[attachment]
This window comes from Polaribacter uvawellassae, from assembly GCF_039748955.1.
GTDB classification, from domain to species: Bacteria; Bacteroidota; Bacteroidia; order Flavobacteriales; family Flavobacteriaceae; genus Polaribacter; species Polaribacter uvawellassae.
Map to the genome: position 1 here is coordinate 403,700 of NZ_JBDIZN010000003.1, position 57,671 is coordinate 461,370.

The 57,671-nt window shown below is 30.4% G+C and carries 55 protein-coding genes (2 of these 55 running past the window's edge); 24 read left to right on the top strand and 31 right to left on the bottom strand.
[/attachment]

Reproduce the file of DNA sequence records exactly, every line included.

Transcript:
This window comes from Polaribacter uvawellassae, from assembly GCF_039748955.1.
GTDB classification, from domain to species: Bacteria; Bacteroidota; Bacteroidia; order Flavobacteriales; family Flavobacteriaceae; genus Polaribacter; species Polaribacter uvawellassae.
Map to the genome: position 1 here is coordinate 403,700 of NZ_JBDIZN010000003.1, position 57,671 is coordinate 461,370.

The 57,671-nt window shown below is 30.4% G+C and carries 55 protein-coding genes (2 of these 55 running past the window's edge); 24 read left to right on the top strand and 31 right to left on the bottom strand.